International Tourism Brought $181 Billion to U.S. Economy in 2013


Mar 04, 2014 2:30 pm

Skift Take

It’s great to see the U.S. finally recognizing tourism for the economic powerhouse that it is, but the government will need invest even more in speeding visa and customs wait times as the world’s newest travelers become more experienced and selective.

— Samantha Shankman

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Charles Trainor Jr.  / Miami Herald/MCT

Karlona Goycalves 15, from left, Maria Luiza Cavacante 14, and Camila DeSouza 17, of Brazil, shops for shoes at Sawgrass Mills mall in Sunrise, Florida, on July 16, 2012. Charles Trainor Jr. / Miami Herald/MCT

International visitors to the United States spent a record-breaking $180.7 billion on travel-related goods, services, and airfares in 2013, according to data released today by the National Travel & Tourism Office.

Tourism receipts increased 9 percent since 2012 and average monthly spend rose by $1.3 billion.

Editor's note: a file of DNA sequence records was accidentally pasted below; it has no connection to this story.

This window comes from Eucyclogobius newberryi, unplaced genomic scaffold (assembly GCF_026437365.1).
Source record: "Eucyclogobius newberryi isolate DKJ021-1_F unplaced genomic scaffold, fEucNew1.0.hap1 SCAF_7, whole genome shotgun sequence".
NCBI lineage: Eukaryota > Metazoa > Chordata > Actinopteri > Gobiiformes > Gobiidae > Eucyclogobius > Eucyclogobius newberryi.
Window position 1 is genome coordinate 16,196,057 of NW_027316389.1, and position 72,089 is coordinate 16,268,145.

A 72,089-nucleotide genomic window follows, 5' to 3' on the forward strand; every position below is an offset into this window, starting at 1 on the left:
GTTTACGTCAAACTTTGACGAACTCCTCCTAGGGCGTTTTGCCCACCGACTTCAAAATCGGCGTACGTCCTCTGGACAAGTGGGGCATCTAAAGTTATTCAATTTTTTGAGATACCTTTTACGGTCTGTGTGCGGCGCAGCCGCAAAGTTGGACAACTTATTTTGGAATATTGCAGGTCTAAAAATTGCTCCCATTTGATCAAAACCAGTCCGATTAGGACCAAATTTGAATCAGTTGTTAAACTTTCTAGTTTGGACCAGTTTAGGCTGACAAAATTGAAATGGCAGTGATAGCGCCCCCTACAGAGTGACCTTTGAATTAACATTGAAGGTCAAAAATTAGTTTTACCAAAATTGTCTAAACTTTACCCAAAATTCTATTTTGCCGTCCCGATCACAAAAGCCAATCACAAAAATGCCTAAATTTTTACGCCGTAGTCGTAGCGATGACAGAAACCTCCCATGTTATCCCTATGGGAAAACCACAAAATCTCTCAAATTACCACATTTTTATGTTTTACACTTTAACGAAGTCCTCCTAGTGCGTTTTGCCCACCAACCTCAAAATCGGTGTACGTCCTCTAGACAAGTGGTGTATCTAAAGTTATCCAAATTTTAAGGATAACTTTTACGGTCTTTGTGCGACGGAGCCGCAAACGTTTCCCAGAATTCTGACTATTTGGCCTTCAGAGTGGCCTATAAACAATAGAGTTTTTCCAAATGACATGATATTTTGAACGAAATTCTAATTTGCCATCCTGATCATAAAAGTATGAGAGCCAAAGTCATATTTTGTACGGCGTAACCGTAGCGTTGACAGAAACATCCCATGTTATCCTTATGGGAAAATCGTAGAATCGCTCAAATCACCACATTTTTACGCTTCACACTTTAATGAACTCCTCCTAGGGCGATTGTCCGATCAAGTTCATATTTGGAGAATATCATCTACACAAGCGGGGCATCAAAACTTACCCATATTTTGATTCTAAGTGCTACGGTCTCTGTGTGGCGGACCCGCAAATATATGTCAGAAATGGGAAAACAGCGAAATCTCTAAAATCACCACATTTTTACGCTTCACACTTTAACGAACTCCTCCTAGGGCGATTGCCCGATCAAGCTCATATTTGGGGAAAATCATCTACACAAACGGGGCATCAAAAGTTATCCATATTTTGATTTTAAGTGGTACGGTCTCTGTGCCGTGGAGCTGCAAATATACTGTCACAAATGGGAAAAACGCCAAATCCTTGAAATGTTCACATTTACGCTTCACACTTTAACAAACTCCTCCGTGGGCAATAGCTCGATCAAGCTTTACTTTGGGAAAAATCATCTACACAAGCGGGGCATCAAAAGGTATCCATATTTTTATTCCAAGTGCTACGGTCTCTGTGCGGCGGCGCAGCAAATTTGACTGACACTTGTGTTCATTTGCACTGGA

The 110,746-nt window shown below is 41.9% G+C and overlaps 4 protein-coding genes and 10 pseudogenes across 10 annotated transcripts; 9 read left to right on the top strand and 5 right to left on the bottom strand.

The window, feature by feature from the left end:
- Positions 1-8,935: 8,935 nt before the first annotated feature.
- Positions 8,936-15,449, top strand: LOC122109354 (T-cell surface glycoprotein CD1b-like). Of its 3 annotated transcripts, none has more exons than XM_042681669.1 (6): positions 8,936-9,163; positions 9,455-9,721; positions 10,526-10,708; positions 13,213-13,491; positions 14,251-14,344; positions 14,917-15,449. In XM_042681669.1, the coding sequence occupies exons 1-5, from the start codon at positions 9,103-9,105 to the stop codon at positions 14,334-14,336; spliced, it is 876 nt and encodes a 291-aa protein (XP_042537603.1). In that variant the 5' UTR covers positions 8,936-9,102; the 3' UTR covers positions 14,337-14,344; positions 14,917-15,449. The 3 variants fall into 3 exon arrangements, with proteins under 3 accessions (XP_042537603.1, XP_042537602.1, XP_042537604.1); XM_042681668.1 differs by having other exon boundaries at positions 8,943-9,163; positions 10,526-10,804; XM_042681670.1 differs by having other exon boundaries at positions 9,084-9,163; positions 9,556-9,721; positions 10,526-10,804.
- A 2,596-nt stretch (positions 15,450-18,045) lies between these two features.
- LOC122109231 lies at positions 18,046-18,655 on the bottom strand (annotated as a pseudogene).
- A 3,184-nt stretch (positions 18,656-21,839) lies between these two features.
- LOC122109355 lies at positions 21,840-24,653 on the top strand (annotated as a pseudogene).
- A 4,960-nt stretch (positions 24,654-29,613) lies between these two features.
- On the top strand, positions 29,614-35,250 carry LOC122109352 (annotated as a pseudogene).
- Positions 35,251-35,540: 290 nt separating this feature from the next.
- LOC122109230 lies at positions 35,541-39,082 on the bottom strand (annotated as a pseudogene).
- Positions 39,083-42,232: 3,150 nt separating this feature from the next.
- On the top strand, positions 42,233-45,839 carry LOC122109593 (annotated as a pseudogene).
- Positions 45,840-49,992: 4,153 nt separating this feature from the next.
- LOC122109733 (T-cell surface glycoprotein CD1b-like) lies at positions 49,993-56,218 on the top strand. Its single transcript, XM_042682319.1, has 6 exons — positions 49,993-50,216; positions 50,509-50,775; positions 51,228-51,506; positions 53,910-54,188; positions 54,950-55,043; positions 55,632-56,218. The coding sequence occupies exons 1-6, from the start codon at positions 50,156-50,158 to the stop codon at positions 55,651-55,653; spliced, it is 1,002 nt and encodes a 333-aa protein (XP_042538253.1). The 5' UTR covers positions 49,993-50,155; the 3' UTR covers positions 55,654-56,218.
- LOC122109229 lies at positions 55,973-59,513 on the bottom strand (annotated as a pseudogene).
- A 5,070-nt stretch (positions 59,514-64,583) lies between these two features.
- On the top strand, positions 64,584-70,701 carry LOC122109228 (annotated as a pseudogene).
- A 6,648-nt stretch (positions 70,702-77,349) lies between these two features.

Money spent on food, lodging, recreation, entertainment, and local transportation accounts for the majority, or $139.6 billion, of the record-breaking receipts. This is an 11-percent increase over 2012.

The other $41.2 billion represents fares received by U.S. carriers, a 5 percent increase over last year’s record $39.4 billion in receipts.

U.S. Secretary of Commerce Penny Pritzker takes the spending hike as a sign that President Obama’s national strategy for increasing tourism, outlined in 2012, is working. And that the U.S. is on its way to reaching its goal of 100 million international visitors by 2021.

But it’s largely factors outside of U.S. control that are attracting new travelers.

It is growing middle class economies in countries like Brazil and China that are allowing more people to travel the world. And the United States’ position as global leader and its prevalence in pop culture has more do with these visitors’ interest than Rosanne Cash singing for BrandUSA.

Real U.S. government initiatives that have helped the U.S. attract more visitors are shortening visa wait times and speeding up airport customs.

The U.S. government will have to continue making it easier for travelers from Asia, Latin America, and the Middle East to visit if it wishes to reach its 100-million visitor goal.

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